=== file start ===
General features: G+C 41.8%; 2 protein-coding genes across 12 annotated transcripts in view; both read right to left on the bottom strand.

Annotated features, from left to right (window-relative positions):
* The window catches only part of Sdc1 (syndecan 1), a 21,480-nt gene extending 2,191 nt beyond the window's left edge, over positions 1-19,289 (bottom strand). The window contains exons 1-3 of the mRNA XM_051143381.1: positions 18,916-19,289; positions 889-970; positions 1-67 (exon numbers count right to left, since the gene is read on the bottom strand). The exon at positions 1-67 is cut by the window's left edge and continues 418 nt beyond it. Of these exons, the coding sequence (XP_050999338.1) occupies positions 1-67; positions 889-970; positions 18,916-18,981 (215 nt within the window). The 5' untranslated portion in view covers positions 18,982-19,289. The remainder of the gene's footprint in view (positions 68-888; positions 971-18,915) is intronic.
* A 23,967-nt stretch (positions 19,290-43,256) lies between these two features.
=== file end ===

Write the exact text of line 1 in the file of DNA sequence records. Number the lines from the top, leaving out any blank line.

General features: G+C 41.8%; 2 protein-coding genes across 12 annotated transcripts in view; both read right to left on the bottom strand.